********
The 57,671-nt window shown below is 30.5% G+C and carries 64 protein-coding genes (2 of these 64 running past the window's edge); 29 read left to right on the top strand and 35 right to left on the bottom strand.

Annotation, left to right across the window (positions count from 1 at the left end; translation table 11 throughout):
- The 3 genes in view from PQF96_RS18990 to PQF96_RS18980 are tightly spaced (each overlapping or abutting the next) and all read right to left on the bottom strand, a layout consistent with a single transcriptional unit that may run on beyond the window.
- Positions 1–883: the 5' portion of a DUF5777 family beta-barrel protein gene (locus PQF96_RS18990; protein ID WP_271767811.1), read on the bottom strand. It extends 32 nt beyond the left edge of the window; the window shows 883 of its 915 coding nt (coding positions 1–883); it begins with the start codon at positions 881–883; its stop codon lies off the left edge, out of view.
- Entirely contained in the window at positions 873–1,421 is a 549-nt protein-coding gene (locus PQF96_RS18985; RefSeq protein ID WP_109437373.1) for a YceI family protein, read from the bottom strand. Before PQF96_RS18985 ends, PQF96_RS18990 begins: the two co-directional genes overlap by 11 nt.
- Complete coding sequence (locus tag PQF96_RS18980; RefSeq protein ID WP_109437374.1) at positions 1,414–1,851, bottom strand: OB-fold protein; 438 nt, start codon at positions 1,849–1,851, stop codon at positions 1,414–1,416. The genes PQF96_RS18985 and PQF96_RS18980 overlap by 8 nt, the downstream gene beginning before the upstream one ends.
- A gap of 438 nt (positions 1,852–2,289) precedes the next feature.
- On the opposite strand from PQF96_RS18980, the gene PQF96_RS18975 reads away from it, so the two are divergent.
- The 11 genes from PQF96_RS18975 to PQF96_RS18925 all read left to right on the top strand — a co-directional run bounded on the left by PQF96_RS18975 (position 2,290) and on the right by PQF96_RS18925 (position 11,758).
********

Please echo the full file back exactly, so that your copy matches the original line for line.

The 57,671-nt window shown below is 30.5% G+C and carries 64 protein-coding genes (2 of these 64 running past the window's edge); 29 read left to right on the top strand and 35 right to left on the bottom strand.

Annotation, left to right across the window (positions count from 1 at the left end; translation table 11 throughout):
- The 3 genes in view from PQF96_RS18990 to PQF96_RS18980 are tightly spaced (each overlapping or abutting the next) and all read right to left on the bottom strand, a layout consistent with a single transcriptional unit that may run on beyond the window.
- Positions 1–883: the 5' portion of a DUF5777 family beta-barrel protein gene (locus PQF96_RS18990; protein ID WP_271767811.1), read on the bottom strand. It extends 32 nt beyond the left edge of the window; the window shows 883 of its 915 coding nt (coding positions 1–883); it begins with the start codon at positions 881–883; its stop codon lies off the left edge, out of view.
- Entirely contained in the window at positions 873–1,421 is a 549-nt protein-coding gene (locus PQF96_RS18985; RefSeq protein ID WP_109437373.1) for a YceI family protein, read from the bottom strand. Before PQF96_RS18985 ends, PQF96_RS18990 begins: the two co-directional genes overlap by 11 nt.
- Complete coding sequence (locus tag PQF96_RS18980; RefSeq protein ID WP_109437374.1) at positions 1,414–1,851, bottom strand: OB-fold protein; 438 nt, start codon at positions 1,849–1,851, stop codon at positions 1,414–1,416. The genes PQF96_RS18985 and PQF96_RS18980 overlap by 8 nt, the downstream gene beginning before the upstream one ends.
- A gap of 438 nt (positions 1,852–2,289) precedes the next feature.
- On the opposite strand from PQF96_RS18980, the gene PQF96_RS18975 reads away from it, so the two are divergent.
- The 11 genes from PQF96_RS18975 to PQF96_RS18925 all read left to right on the top strand — a co-directional run bounded on the left by PQF96_RS18975 (position 2,290) and on the right by PQF96_RS18925 (position 11,758).